Library Innovations and Social Media

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As September comes to a close, the planning and research phase of the Library Currents website will culminate in a concept called a Social Media Plan. The first social media plan I wrote was for my LIBR 287 Graduate course called “The Hyperlinked Library,” taught by Michael Stephens. The Social Media Plan is written for the purpose of determining how a new library social tool is used to ensure the benefit and safety of patrons. The plan starts with a simple mission statement and expands from there!

Over the last month I have concentrated on content needs of libraries to determine if the scope of Library Currents should be solely on social media or on innovation in general. To facilitate my research, I created listening posts using RSS feeds of major blogs and websites, focusing on library and business technologies. I also created social media feeds in Facebook, Twitter and others by following other users. Creating these listening posts turned out to be an excellent way to spot trends, which will be essential once the official Library Currents website goes live in November 2013.

What I realized when reading the dozens of blogs and websites out there, along with the recent LIS literature, was that social media was not an island, but rather the fabric that many other innovations integrate with. Sometimes you can’t talk about geo-location services without really speaking about social media, as in the case with Foursquare. Smartphones are an innovative technology, but many of its apps are social computing software. Hardware is going social, with Google Glasses augmenting reality and allowing socially sharable information in the future. The main take-away is that to focus on just social media would be to ignore the bigger picture: that the world is going social, and technology is just a tool for the greater conversation.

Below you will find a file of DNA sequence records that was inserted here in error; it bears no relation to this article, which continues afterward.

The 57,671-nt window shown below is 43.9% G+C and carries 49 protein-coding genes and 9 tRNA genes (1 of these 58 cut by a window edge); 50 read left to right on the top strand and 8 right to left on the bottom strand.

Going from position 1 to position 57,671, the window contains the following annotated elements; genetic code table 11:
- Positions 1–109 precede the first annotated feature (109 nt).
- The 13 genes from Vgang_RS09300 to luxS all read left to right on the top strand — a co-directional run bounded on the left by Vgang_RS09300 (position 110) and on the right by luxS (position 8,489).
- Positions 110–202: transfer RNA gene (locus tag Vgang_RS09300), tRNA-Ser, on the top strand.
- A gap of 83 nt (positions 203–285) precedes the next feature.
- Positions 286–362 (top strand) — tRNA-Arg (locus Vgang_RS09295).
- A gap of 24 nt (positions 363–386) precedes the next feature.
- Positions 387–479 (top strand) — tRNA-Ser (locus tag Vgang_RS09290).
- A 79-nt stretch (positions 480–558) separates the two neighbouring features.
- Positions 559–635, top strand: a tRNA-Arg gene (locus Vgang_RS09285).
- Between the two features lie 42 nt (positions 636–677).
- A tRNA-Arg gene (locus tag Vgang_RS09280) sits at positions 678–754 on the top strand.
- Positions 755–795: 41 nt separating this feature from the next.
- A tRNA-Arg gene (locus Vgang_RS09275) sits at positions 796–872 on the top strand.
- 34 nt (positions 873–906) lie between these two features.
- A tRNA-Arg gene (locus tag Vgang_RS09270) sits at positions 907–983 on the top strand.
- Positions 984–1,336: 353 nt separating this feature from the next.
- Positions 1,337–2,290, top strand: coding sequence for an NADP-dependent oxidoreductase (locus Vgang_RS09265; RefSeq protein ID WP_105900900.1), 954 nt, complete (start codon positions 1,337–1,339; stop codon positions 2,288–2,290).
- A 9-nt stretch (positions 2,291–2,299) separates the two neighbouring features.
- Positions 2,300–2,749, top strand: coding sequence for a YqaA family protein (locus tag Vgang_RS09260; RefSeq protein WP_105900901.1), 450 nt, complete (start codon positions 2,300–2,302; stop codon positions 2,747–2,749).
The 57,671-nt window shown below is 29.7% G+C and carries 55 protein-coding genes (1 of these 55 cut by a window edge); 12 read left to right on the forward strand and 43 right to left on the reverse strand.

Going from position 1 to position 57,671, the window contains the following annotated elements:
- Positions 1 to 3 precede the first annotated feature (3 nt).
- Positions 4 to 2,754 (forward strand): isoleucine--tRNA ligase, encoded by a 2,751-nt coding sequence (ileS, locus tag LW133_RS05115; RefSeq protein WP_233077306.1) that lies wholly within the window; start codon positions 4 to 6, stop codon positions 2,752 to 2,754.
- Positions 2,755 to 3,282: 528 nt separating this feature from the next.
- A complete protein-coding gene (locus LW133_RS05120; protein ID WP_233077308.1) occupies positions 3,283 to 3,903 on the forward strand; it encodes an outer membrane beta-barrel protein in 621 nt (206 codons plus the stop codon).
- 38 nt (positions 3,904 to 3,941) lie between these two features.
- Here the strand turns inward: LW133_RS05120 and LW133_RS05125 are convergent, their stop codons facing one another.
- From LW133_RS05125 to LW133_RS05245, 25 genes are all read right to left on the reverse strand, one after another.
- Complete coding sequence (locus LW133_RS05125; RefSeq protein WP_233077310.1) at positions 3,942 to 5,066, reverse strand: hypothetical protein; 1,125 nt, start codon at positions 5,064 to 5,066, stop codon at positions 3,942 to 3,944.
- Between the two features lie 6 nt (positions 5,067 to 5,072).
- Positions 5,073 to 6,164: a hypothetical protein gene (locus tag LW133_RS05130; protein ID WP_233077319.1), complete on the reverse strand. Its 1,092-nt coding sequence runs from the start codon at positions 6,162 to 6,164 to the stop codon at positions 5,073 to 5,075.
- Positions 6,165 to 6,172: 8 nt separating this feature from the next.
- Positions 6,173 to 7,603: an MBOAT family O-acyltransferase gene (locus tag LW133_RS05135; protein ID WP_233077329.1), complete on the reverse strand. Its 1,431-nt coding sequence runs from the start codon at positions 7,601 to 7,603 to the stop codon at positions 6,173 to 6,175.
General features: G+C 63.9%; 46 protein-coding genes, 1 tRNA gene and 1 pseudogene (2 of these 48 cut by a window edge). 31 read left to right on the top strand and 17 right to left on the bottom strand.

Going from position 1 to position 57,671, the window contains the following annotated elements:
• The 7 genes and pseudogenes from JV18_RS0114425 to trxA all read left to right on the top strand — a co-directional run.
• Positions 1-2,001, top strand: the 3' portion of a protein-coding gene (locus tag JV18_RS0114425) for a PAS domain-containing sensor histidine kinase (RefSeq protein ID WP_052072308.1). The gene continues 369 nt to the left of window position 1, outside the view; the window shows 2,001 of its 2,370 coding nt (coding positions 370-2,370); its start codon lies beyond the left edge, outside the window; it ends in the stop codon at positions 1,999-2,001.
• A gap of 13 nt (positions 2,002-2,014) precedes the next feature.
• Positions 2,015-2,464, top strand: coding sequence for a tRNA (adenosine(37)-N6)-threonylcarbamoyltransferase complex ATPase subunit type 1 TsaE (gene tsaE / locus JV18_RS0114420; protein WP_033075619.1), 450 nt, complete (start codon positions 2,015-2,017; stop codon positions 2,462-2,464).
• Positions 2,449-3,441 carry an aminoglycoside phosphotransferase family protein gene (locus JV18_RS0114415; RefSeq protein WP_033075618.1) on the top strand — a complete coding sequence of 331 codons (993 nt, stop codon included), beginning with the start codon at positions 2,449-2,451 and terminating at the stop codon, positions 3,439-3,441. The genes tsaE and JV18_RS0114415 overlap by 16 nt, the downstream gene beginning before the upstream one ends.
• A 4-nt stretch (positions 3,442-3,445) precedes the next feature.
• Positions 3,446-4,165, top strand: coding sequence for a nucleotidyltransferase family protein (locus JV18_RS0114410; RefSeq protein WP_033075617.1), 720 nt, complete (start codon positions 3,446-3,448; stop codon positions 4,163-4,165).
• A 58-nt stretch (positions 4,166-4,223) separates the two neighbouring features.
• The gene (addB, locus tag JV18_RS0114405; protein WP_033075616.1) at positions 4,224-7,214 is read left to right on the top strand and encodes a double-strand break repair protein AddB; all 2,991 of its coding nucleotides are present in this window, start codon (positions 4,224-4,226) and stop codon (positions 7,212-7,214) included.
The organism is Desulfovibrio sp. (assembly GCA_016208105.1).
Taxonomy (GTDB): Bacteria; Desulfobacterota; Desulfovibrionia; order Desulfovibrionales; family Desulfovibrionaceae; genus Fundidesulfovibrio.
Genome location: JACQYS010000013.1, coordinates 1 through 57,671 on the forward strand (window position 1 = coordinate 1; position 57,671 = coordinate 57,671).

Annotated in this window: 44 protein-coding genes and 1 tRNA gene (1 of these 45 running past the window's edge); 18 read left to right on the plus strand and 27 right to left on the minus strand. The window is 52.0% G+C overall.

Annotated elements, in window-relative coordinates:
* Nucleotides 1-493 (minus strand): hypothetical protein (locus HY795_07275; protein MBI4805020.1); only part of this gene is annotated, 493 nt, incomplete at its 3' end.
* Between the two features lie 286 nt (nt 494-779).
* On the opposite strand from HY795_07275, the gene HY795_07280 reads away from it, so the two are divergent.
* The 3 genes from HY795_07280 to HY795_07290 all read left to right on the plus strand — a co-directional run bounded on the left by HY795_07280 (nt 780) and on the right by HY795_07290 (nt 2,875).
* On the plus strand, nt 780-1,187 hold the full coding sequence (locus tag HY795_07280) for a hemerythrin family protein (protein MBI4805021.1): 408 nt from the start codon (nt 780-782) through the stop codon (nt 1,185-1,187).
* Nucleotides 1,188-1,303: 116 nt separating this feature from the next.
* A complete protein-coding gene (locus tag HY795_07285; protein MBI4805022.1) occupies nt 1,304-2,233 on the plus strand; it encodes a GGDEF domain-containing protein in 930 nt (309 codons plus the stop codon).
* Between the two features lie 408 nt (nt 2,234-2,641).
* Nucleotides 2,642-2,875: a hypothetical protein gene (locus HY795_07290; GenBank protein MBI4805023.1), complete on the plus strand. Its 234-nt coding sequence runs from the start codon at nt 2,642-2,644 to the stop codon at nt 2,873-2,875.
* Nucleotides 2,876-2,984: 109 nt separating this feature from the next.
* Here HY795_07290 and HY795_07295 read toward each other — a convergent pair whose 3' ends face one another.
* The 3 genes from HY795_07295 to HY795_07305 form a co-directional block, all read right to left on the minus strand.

Another lesson learned this month was that social media and innovative technologies has so many varied uses. Libraries are using social media platforms to not only market services, but deliver them to users wherever they are, many times in unique and innovative ways. Librarians are using social media for professional development, whether it is 23 Things implementation or other useful Web 2.0 tools. Users are also using social media in different ways: they are literally creating their own libraries of e-books online and sharing them with their friends… not e-books, but libraries of them! Libraries are scaling their content too into magnificent proportions by becoming publishers of their own troves of research and placing it online for free. All at the click of a mouse.

Social media is leading to social intelligence, and libraries will need to keep up in the future with this new concept. Social intelligence is all about data-mining, and listening to what everyday people like you and me are saying on social media about products, services and trends. Libraries have a stake in social intelligence to remain relevant to their audience.

So here we are. Library Currents first started as an idea, summed up in the slogan:

Libraries and Social Media

But after researching and listening to all the conversations on the social web, that slogan could be fine-tuned to:

Library Innovations and Social Media

What do you think?

Next up: The Social Media Plan for Library Currents

Series Navigation<< Library Social Media Currents and a few images from Banned Books Week!The Official Social Media Plan for Library Currents >>
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Mickel is an MLIS and the creator of Library Currents. His inspiration for the blog was the SJSU course "The Hyperlinked Library" taught by Dr. Michael Stephens, a course that is also a worldwide MOOC. If you wish to contact him, feel free to write to Mickel Paris at librarycurrents1@aol.com.

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